Federal legalization of marijuana has gained heightened attention since 2012, when Washington and Colorado became the first states to legalize the possession and sale of marijuana for recreational use.

Federal law classifies marijuana in Schedule I of the Controlled Substances Act, the classification meant for the most dangerous substances.

Marijuana legalization has made progress in the last 10 years, but does that mean it will see legalization across the board in 2023?

In 2022, Rhode Island, Maryland, Missouri, and Connecticut all made changes to recreationally legalize marijuana in the state. Alabama, Mississippi, and Kentucky have decided to legalize use for medical purposes.

There are 21 states that have adopted adult-use legalization laws and 16 states that have legalized cannabis for medical use.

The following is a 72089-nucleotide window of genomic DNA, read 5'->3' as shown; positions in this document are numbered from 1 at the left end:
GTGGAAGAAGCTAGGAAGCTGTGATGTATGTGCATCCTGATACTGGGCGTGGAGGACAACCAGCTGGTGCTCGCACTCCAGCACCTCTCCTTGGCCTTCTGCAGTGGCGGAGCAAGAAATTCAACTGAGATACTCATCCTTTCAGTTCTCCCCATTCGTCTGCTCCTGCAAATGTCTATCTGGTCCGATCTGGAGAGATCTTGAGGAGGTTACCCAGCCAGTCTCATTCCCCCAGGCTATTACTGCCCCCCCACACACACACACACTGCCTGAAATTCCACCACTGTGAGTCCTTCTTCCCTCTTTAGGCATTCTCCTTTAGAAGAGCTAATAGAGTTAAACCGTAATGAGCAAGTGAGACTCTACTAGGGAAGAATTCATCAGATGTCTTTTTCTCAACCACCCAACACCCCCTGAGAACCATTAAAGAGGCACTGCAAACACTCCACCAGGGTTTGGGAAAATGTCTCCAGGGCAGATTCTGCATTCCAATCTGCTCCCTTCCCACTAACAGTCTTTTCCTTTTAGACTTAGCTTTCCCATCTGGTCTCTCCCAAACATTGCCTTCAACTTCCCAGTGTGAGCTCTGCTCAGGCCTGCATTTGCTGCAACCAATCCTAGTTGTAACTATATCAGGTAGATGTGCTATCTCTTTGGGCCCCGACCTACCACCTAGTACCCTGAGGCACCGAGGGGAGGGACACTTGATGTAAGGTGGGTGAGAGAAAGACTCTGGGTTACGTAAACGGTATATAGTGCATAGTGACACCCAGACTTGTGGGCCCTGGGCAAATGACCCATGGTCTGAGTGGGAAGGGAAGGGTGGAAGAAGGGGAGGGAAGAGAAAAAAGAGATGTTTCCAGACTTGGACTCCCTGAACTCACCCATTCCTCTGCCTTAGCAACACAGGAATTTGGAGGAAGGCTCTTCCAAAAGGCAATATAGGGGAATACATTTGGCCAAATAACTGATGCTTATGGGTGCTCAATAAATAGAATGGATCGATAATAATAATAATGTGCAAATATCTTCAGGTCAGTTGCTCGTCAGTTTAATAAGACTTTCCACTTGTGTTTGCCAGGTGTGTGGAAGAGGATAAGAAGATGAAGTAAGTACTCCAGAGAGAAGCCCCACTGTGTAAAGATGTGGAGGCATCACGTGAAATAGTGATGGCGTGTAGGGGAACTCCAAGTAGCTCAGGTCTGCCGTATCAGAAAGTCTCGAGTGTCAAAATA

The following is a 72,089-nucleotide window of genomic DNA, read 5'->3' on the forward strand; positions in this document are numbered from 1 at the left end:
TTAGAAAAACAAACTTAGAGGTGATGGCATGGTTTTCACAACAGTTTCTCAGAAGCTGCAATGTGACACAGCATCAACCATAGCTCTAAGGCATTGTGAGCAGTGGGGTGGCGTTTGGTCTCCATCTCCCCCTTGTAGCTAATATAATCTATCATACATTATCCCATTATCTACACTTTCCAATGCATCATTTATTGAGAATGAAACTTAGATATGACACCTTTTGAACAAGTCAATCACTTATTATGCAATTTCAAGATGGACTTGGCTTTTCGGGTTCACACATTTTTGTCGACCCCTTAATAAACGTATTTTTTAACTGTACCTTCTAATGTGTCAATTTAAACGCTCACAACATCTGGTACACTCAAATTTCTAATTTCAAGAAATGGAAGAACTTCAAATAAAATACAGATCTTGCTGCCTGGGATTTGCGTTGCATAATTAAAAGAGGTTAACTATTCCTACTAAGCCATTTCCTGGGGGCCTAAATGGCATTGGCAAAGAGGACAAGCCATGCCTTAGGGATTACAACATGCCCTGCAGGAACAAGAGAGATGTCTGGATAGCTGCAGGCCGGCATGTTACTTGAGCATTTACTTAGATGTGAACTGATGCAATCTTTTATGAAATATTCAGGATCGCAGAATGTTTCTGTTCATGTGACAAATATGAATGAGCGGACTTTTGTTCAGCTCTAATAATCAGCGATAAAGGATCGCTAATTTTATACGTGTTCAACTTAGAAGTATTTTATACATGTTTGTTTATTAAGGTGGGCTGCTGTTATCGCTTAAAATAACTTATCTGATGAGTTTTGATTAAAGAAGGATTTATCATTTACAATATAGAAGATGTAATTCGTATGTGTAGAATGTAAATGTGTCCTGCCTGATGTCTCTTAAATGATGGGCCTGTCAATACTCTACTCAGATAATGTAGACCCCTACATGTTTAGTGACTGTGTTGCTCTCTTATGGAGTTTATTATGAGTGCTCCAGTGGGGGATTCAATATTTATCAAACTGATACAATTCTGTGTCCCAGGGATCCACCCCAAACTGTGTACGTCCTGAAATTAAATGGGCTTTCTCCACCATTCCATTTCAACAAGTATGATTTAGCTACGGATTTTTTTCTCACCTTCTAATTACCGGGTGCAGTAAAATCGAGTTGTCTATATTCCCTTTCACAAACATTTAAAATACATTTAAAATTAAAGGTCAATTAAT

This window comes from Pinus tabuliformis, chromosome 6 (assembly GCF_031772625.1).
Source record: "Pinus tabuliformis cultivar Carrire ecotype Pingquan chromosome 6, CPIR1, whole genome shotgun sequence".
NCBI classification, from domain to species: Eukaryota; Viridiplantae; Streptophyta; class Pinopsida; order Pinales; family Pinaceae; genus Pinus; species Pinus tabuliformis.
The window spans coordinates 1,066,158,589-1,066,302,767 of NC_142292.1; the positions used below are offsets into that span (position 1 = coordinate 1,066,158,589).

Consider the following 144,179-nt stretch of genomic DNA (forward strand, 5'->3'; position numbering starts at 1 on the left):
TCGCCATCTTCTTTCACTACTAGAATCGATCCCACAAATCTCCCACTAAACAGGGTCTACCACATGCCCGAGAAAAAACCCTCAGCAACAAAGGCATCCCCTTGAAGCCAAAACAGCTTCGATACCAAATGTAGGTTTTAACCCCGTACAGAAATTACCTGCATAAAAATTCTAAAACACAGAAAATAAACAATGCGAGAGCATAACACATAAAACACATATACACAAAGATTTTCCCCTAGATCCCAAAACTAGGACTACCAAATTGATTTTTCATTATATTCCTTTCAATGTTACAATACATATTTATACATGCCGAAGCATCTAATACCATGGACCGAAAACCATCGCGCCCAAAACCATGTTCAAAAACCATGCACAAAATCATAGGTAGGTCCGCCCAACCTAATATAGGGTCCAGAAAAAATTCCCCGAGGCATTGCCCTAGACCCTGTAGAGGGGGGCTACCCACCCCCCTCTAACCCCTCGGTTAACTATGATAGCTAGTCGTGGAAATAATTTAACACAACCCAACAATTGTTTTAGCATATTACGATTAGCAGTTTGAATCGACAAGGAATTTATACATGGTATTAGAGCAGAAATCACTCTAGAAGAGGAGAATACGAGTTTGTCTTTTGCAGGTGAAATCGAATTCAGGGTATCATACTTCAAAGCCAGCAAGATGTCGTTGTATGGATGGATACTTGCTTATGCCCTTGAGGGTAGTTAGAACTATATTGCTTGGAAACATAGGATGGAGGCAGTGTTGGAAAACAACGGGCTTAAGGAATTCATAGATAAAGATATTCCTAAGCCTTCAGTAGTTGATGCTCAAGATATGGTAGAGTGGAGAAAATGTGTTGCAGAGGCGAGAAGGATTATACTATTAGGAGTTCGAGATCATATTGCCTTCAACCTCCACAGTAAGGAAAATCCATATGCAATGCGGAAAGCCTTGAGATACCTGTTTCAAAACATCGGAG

There is a possibility that a lump sum of states will make the move for legalization in 2023 including Minnesota, Delaware, Kansas, and North Carolina. These states have either talked about the possibility or have been prepping a bill to do so.

A survey done by Pew Research in October showed that 59% of U.S. adults believe marijuana should be legal for medical and recreational use by adults. The survey also showed that only 10% of people are against legalization.

Federal legalization remains unlikely despite popular opinion.

In October, President Joe Biden decriminalized marijuana charges and pardoned thousands of Americans convicted of marijuana possession under federal law.

But Biden has been wary of legalization. When he campaigned for president in 2020, Biden was hesitant to endorse such a measure.

However, marijuana eventually getting rescheduled remains likely. In December 2020, the U.N. Commission on Narcotic Drugs reclassified marijuana under an international listing that recognizes its medical value.

"I think that reconsideration of our own scheduling here in the U.S. is just a natural extension of how we voted in the world meeting," Rosalie Pacula, a health policy professor at the University of Southern California, told Roll Call in November.